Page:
Following the filing of the Joint Stipulation, the Court entered its Order asking three questions. Subsequently, counsel for the parties discussed again the issue of litigating the remaining damage issues without a trial. In these discussions, Renfroe changed its position from earlier discussions and expressed its desire to have the attorneys’ fee issue submitted to the Court at the same time as the consulting fees issue. The Defendants were still agreeable to this so long as certain documents would be produced and a stipulation could be reached regarding evidentiary issues.
Renfroe’s counsel stated that they would prepare a new stipulation for review and provide the requested attorneys’ fees documents. The Defendants were waiting for these documents and a new proposed stipulation to be provided by Renfroe when it received Renfroe’s Amended Response (and Defendants are still waiting for these documents as of the time of this filing).
But the danger was past–they had landed at last,
With their boxes, portmanteaus, and bags:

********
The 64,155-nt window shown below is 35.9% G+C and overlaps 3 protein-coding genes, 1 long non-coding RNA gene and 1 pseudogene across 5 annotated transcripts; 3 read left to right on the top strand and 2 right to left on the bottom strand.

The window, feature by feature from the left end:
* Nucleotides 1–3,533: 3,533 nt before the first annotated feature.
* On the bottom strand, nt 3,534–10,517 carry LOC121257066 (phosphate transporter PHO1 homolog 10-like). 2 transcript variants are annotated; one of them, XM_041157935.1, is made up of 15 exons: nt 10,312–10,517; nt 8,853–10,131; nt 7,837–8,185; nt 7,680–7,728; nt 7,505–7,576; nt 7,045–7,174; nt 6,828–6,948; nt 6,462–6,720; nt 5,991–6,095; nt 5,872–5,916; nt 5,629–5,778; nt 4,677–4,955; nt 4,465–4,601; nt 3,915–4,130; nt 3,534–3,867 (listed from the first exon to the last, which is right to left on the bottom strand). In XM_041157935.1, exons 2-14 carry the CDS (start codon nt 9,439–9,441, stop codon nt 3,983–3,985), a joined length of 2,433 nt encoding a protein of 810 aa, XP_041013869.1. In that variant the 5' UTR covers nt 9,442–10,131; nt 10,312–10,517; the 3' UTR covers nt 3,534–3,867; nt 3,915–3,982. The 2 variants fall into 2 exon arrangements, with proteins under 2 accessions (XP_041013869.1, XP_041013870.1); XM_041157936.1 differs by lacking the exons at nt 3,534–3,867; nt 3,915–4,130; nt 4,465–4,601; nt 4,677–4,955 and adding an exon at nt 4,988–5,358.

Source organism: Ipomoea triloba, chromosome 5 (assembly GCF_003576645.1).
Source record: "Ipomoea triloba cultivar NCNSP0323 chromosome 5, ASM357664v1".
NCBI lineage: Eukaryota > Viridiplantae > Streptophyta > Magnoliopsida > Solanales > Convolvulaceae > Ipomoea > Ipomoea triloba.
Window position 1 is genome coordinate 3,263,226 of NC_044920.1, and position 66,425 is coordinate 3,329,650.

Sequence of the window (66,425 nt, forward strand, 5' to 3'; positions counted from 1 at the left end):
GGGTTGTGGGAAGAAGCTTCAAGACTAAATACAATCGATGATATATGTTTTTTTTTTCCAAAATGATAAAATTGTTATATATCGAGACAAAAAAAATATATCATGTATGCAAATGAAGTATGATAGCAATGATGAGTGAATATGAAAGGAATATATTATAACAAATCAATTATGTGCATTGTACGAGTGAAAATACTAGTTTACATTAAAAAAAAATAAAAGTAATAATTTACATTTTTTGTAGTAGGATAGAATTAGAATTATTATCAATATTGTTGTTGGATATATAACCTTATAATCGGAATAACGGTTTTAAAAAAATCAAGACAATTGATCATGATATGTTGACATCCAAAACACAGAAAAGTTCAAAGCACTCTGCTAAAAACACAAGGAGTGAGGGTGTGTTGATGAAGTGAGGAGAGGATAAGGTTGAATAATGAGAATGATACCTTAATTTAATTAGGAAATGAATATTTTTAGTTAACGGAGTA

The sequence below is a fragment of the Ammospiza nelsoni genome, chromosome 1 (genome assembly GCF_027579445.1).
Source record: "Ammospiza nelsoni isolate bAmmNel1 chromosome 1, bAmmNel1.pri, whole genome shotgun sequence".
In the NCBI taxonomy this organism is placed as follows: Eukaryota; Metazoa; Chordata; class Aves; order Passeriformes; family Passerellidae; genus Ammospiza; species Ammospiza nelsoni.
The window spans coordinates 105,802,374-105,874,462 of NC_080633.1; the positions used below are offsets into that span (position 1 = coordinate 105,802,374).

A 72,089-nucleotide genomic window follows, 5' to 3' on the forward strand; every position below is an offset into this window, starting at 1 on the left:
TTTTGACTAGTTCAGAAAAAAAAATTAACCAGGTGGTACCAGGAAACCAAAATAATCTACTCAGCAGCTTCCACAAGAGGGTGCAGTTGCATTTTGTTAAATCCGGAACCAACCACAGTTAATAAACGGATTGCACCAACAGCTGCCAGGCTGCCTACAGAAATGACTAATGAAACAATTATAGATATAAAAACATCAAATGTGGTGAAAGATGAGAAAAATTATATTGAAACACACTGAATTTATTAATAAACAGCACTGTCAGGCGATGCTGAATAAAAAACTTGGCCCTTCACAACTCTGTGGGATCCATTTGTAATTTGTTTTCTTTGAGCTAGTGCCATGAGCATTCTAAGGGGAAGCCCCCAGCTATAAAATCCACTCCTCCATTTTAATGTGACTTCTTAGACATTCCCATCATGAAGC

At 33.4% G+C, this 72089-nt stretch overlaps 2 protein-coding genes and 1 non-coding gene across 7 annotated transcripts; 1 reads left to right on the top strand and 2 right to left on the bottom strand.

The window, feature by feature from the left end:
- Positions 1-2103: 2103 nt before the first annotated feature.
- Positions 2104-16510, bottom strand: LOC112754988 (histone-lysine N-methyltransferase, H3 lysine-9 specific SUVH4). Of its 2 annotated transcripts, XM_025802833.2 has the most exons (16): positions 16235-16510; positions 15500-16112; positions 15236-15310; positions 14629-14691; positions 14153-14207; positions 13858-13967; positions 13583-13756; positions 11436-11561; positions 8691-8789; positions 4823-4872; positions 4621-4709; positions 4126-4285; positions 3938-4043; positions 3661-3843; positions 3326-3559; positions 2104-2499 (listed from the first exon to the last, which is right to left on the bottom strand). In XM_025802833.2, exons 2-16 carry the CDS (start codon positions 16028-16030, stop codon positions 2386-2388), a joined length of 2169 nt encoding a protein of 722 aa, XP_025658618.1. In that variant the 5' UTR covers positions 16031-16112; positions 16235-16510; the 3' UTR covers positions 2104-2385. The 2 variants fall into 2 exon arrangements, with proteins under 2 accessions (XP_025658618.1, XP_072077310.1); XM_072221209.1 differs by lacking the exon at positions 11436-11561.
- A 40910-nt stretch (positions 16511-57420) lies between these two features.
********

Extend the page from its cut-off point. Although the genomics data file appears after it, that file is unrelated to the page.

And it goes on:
Yet at first sight the crew were not pleased with the view,
Which consisted to chasms and crags.
Given Renfroe’s Amended Response, the Defendants are unclear how the Court wishes the parties to proceed. Indeed, while the Court’s Order of January 28, 2009…permits Renfroe to prove its entitlement to attorneys’ fees as a result of Defendants’ breach of contract, the only stipulation between the parties that has been filed relates only to consulting fees. Defendants’ willingness to submit the attorneys’ fee issue on paper was conditioned upon reaching an agreement on evidentiary issues and receiving certain requested documents. Such an agreement has not been formalized nor have any documents been produced.
Moreover, by its Amended Response, Renfroe appears to have changed the scope of the briefing ordered by the Court to include claims that were not contemplated by the Court’s Order of October 29, 2008, were not provided for in the Court’s Order of January 28, 2009, and were not set to be tried. In fact, in its Amended Response, Renfroe acknowledges that it is not seeking attorneys’ fees as damages for breach of contract. Rather, Renfroe appears to seek leave to prove an entitlement to “damages” for certain equitable claims that have never been asserted. If Renfroe is no longer seeking its own attorneys’ fees as damages for breach of contract, which is what it says, then the only remaining damage issue relates to the consulting fees and the portion of the Court’s Order of January 28, 2009 dealing with attorneys’ fees appears to be moot.
“Friends, Romans, and countrymen, lend me your ears!”
(They were all of them fond of quotations)…
“We have sailed many months, we have sailed many weeks,
(Four weeks to the month you may mark),
But never as yet (’tis your Captain who speaks)
Have we caught the least glimpse of a Snark!